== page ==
A very dull afternoon was brightened by the tubs at the front that Jackie had planted up in the morning; and the trills of songbirds in the trees, as I wandered around the garden.
iPhoto, aided by the Canon SX700 HS lens, helped me to transform a tiny black silhouette high up in a tree into a colourful goldfinch. The computer’s dictionary found this bird far more acceptable than yesterday’s greenfinches which it had insisted on changing to goldfinches. After a battle it allowed my word provided I accepted red underlining in the draft. I trust it is happy now.
Yesterday Aaron continued with his transformation of the back drive. He has now completed one side and most of the other one. Excess soil has been transferred to the verges and to the rose garden. I had dug out some of the bricks you see in the picture from what was then the kitchen garden. Many of the concrete slabs removed from there have been recycled elsewhere, and now that it has become a two way traffic I am reminded of my mother’s phrase: ‘You are playing put and take’, which she applied when we children were carrying out a similar process for one reason or another.
Mum was referring to the title of a game that first became known during the First World War (1914-18).
‘The full history of the game is unclear but It is thought to have been invented by a soldier in the trenches.
The original game was made from a brass bullet that the soldier shaped into a spinning top with six sides.
Each side had an instruction on that was either Put one, Put two, Put all, Take one ,Take Two, or Take all.
The top was spun by players, who each put an ante in the pot (said to be a cigarette), and depending on how the top fell
either took or put how many cigarettes indicated.
The game became so popular that during the 1920-30s it was introduced as a gambling Game and was predominantly played
in the North of England in Working mens clubs and pubs. Because the top would last virtually forever, being made of brass,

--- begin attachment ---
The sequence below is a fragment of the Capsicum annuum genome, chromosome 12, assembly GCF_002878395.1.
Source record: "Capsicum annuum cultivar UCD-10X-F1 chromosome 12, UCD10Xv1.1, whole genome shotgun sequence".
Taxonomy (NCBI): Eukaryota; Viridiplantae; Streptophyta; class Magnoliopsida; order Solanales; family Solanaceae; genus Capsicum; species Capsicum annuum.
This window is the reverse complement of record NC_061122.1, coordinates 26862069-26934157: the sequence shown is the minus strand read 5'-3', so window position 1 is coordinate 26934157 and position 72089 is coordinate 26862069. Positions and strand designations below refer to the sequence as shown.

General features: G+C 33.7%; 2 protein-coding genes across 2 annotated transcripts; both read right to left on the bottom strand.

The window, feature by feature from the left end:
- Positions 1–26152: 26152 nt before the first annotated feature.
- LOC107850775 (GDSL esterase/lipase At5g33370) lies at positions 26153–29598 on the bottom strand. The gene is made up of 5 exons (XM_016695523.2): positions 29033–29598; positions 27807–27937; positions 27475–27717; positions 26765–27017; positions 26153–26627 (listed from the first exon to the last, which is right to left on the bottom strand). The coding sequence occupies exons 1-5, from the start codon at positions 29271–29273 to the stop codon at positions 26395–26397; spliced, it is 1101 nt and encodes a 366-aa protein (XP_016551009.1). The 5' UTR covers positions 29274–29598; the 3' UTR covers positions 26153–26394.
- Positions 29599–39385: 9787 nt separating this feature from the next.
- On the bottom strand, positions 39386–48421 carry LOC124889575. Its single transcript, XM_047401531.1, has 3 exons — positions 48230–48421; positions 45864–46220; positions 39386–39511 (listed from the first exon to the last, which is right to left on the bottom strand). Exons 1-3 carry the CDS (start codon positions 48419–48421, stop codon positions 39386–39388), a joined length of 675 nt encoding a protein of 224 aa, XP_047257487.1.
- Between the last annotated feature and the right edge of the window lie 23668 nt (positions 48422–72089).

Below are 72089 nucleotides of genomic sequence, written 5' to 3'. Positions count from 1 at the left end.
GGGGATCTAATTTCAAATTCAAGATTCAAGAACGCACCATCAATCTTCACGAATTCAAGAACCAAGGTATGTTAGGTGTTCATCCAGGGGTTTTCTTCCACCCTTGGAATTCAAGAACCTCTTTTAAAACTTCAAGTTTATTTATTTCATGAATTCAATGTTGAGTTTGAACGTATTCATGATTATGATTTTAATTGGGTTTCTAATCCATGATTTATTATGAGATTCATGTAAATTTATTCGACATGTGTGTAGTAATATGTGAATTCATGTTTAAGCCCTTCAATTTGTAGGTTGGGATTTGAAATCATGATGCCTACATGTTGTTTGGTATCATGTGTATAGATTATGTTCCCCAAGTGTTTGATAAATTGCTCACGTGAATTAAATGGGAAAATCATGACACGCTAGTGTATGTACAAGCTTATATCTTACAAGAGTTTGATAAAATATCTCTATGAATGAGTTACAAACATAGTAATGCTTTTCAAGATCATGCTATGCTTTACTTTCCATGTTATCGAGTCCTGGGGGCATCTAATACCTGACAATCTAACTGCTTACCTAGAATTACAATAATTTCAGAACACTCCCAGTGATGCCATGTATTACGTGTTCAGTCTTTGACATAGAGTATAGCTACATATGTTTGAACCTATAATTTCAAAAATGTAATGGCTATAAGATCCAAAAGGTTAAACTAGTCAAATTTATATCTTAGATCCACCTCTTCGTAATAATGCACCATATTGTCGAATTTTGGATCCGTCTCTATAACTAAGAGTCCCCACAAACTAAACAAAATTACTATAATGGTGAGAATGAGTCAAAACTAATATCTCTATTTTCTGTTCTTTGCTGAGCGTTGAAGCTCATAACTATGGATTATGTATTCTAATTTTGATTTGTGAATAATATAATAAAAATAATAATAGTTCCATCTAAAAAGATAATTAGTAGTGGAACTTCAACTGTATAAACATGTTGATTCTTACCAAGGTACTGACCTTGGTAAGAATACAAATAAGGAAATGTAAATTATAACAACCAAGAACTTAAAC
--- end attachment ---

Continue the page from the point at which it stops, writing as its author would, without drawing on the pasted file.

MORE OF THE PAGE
the production of the game did not last for long and during the next 40 years the playing of the game gradually died out.
Any number of players can play. Each player puts a coin or chip in the pot.
The first player spins the top. If the top come down “Put” side uppermost the player puts into the pot the amount indicated (i.e. Put one two or All).
For “Put All” the player doubles the amount in the pot. If the spinner lands with “Take” side uppermost the player takes the amount indicated from the pot.
For Take All the player takes the whole pot.
The next player spins and the game goes on until somebody spins “Take All” and the game is re-started with a new Ante.’
The game is still popular today. Here is a modern version of the soldier’s bullet:
The small blue irises are multiplying; the previously pruned prunus is flowering; and the pink striped camellia is in full bloom.
Our stately visiting pheasant frequently stretches its talons around the garden. Later this afternoon I was able to get a bead on it through the kitchen window as it pecked up spilled scraps from the greenfinches’ feeder. As soon as I joined it in the garden, it flailed its forelimbs, and flapped off in a flurry far over neighbouring firs. I do hope no-one shoots it before I get it properly in focus.
This evening we dined on Jackie’s charming cottage pie, with piquant cauliflower cheese (recipe), crisp carrots and cabbage; followed by crunchy raspberry crumble. She refrained from imbibing, whilst I finished the Cotes du Rhone Villages.